There is however, one further evolution. If this customer information is available at any point throughout the entire supply chain - made possible by integrated systems spanning retailers, distributors and manufacturers - then an accurate capability to promise can be made more easily.
Essentially, it's possible to capitalise on what that customer wants at the point where and when they want it the most.
What lies ahead is an "always on" world with a universal remote control device for commerce - probably a smartphone - in the hands of half the world's population. There's a world of opportunity; there's a world of threat. And it will be the most agile, integrated fashion businesses that seize the opportunity.
Other channels are rising quickly. In an interview at CES, Steve Koenig of the Consumer Electronics Association said that by 2013, 55% of shipped televisions will be Internet-ready (by contrast, as of April 2010, this figure was only 18%), so it is pretty clear interactive TV will need some consideration.
As a result it is time to get strategic about cross-channel targeting and marketing. The diligent use of analytics to mine business intelligence and truly understand customers and segments will be critical.
Omni-channel retail offers this incredible detail and the agility to capitalise on the possible transactions.
Whilst mobile will likely be the dominant technology platform for this "ownership", fashion brands and retailers need to start now by looking at evolving their online, mobile and multi-channel activities into a coherent "omni-channel" strategy.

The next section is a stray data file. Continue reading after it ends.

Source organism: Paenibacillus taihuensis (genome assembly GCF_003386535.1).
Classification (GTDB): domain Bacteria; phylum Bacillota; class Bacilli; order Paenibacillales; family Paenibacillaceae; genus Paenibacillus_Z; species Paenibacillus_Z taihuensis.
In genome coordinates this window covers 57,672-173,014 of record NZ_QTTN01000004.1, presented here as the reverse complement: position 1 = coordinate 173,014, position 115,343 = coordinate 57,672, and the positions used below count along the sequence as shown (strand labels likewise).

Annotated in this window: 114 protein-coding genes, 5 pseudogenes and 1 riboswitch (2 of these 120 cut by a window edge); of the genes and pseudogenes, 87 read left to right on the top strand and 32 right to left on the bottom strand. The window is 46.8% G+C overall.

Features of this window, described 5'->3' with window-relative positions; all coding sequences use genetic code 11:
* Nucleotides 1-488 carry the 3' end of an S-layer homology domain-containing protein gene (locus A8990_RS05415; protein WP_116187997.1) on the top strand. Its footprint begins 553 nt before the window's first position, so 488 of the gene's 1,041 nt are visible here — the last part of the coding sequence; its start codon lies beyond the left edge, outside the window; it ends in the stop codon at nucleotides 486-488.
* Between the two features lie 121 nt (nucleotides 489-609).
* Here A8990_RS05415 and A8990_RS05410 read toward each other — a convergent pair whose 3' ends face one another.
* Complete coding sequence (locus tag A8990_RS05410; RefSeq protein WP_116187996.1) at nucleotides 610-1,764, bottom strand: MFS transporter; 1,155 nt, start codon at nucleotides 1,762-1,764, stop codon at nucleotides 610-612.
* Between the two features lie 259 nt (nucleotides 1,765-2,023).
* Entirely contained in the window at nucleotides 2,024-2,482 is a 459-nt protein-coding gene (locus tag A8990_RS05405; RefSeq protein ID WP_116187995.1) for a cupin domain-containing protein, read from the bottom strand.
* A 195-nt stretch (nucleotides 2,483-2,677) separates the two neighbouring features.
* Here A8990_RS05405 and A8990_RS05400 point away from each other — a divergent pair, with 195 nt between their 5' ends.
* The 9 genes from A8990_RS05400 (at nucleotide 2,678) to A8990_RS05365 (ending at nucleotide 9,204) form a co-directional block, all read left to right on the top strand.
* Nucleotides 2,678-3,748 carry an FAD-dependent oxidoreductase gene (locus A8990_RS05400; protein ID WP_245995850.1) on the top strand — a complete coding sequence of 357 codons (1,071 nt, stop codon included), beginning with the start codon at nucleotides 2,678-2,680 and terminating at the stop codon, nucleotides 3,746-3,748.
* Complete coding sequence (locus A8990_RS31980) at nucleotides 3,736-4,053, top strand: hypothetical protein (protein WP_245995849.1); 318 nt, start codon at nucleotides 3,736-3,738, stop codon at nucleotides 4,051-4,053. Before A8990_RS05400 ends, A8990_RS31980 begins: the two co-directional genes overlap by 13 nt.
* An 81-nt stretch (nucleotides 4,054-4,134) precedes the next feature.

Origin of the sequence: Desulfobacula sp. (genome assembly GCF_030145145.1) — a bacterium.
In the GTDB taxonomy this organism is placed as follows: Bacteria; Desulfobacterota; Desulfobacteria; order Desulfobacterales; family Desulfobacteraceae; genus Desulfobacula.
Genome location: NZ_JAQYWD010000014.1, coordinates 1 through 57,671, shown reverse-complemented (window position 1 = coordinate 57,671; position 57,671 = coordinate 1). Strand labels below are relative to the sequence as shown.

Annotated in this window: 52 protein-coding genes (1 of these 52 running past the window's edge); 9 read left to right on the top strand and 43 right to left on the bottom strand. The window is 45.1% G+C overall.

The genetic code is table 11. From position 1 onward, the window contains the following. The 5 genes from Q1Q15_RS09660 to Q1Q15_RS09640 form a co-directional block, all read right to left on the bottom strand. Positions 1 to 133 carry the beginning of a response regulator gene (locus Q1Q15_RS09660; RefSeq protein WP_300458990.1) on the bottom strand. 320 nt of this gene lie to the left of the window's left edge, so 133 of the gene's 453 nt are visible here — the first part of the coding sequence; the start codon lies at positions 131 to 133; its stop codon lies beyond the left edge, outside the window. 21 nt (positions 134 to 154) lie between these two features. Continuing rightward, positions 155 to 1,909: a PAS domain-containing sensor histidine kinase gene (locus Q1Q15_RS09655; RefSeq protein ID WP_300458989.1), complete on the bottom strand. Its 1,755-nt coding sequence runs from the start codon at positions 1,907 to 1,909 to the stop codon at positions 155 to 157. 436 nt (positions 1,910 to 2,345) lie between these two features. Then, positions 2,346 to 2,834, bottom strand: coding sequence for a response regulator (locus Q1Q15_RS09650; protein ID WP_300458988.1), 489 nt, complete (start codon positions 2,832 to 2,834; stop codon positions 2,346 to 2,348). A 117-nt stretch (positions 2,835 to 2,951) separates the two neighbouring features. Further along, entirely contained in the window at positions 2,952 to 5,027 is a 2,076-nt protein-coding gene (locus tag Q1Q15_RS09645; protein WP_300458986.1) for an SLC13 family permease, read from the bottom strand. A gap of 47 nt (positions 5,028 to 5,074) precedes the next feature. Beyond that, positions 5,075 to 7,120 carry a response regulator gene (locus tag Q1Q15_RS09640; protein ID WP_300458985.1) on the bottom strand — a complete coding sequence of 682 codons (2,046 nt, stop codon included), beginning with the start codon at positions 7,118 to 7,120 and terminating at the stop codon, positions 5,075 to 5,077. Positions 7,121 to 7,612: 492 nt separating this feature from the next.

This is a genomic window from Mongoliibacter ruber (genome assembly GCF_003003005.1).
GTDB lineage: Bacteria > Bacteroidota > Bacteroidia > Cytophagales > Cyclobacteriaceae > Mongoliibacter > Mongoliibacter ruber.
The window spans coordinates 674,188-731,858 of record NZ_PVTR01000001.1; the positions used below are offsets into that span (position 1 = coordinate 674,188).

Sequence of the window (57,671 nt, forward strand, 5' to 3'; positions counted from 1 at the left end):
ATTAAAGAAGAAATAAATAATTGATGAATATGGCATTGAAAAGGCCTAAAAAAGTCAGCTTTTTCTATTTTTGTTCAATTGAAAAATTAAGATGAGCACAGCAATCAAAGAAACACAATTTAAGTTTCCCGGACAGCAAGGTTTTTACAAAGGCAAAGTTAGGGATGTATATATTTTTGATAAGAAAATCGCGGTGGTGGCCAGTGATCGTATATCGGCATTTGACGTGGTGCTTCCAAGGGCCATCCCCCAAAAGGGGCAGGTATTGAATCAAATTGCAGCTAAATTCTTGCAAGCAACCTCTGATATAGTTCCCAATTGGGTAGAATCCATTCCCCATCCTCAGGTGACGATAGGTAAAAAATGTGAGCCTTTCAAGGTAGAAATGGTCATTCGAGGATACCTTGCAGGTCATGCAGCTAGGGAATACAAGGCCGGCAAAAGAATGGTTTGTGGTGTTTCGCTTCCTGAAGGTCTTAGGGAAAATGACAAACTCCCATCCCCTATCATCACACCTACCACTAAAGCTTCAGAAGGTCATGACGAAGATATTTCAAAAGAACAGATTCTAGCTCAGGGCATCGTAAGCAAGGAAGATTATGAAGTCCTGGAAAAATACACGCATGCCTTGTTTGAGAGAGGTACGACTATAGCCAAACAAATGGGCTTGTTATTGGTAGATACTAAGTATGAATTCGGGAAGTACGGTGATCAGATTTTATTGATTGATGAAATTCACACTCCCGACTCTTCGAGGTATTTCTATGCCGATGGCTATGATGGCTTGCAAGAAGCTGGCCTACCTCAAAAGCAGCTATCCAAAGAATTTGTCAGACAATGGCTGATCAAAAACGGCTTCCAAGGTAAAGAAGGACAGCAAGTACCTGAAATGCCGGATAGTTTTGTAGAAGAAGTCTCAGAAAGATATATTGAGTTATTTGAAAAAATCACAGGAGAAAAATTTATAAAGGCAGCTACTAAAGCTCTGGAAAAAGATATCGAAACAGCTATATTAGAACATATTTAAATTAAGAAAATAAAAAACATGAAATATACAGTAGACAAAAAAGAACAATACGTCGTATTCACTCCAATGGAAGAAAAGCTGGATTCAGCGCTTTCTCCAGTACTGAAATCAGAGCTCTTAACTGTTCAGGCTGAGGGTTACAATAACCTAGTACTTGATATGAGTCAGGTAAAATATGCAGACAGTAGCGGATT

An interactive databank with intelligence on the major apparel sourcing countries
- How apparel retailers should react to Brexit
- Big data helps Crystal Group sustainability gains
- Brexit and the apparel industry – what lies ahead?
- Brexit uncertainty over pending EU trade deals
- Britain votes for Brexit – what happens next?
- Delta Galil buys VF Corp premium brands for $120m
- Brexit to halt deflation in UK clothing sector
- Under Armour opens manufacturing innovation hub
- Nike faces domestic and future order headwinds
- Walmart's 'Made in USA' pledge misleading
- Southeast Asia strategic sourcing review – a focus on Cambodia, Vietnam and Myanmar
- Clothing & Footwear Retailing in Denmark
- Primark Stores Limited: Retailing - Company Profile & SWOT Analysis
- Luxury Goods Retailing in Europe, 2014-2019 ; Market & Category Expenditure and Forecasts, Trends, and Competitive Landscape
- Clothing & Footwear Retailing in Indonesia– Market Summary & Forecasts